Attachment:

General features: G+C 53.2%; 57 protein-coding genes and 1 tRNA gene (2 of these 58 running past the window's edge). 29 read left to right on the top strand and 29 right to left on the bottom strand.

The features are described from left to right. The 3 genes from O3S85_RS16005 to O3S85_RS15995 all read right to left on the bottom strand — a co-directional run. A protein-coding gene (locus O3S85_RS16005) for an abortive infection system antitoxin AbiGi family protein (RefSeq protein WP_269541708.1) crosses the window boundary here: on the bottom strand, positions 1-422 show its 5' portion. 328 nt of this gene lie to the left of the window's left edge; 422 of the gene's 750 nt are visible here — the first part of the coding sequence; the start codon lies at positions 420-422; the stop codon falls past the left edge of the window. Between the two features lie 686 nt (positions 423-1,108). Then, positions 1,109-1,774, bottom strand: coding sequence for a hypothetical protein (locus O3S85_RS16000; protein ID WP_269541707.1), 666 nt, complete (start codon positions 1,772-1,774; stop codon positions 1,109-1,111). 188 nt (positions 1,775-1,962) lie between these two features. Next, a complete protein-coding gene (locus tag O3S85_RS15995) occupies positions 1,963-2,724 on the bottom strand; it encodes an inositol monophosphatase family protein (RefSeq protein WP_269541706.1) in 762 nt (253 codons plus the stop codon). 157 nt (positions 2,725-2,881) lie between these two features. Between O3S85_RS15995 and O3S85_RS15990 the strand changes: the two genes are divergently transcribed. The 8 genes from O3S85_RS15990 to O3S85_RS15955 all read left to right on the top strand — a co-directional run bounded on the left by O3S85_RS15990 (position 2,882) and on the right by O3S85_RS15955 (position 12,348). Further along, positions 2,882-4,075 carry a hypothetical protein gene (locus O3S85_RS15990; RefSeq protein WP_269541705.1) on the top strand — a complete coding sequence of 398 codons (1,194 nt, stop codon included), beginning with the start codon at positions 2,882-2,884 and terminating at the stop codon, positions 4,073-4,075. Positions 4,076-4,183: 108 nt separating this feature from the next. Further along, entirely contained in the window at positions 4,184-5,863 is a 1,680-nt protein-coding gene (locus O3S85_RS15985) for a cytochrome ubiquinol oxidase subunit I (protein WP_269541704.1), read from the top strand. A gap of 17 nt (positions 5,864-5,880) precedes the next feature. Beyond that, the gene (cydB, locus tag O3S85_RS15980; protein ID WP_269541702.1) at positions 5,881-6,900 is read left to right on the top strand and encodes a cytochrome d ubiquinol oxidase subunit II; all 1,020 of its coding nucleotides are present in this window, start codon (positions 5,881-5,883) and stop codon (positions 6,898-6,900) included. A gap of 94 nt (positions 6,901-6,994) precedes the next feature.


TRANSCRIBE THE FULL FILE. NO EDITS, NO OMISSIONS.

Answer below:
General features: G+C 53.2%; 57 protein-coding genes and 1 tRNA gene (2 of these 58 running past the window's edge). 29 read left to right on the top strand and 29 right to left on the bottom strand.

The features are described from left to right. The 3 genes from O3S85_RS16005 to O3S85_RS15995 all read right to left on the bottom strand — a co-directional run. A protein-coding gene (locus O3S85_RS16005) for an abortive infection system antitoxin AbiGi family protein (RefSeq protein WP_269541708.1) crosses the window boundary here: on the bottom strand, positions 1-422 show its 5' portion. 328 nt of this gene lie to the left of the window's left edge; 422 of the gene's 750 nt are visible here — the first part of the coding sequence; the start codon lies at positions 420-422; the stop codon falls past the left edge of the window. Between the two features lie 686 nt (positions 423-1,108). Then, positions 1,109-1,774, bottom strand: coding sequence for a hypothetical protein (locus O3S85_RS16000; protein ID WP_269541707.1), 666 nt, complete (start codon positions 1,772-1,774; stop codon positions 1,109-1,111). 188 nt (positions 1,775-1,962) lie between these two features. Next, a complete protein-coding gene (locus tag O3S85_RS15995) occupies positions 1,963-2,724 on the bottom strand; it encodes an inositol monophosphatase family protein (RefSeq protein WP_269541706.1) in 762 nt (253 codons plus the stop codon). 157 nt (positions 2,725-2,881) lie between these two features. Between O3S85_RS15995 and O3S85_RS15990 the strand changes: the two genes are divergently transcribed. The 8 genes from O3S85_RS15990 to O3S85_RS15955 all read left to right on the top strand — a co-directional run bounded on the left by O3S85_RS15990 (position 2,882) and on the right by O3S85_RS15955 (position 12,348). Further along, positions 2,882-4,075 carry a hypothetical protein gene (locus O3S85_RS15990; RefSeq protein WP_269541705.1) on the top strand — a complete coding sequence of 398 codons (1,194 nt, stop codon included), beginning with the start codon at positions 2,882-2,884 and terminating at the stop codon, positions 4,073-4,075. Positions 4,076-4,183: 108 nt separating this feature from the next. Further along, entirely contained in the window at positions 4,184-5,863 is a 1,680-nt protein-coding gene (locus O3S85_RS15985) for a cytochrome ubiquinol oxidase subunit I (protein WP_269541704.1), read from the top strand. A gap of 17 nt (positions 5,864-5,880) precedes the next feature. Beyond that, the gene (cydB, locus tag O3S85_RS15980; protein ID WP_269541702.1) at positions 5,881-6,900 is read left to right on the top strand and encodes a cytochrome d ubiquinol oxidase subunit II; all 1,020 of its coding nucleotides are present in this window, start codon (positions 5,881-5,883) and stop codon (positions 6,898-6,900) included. A gap of 94 nt (positions 6,901-6,994) precedes the next feature.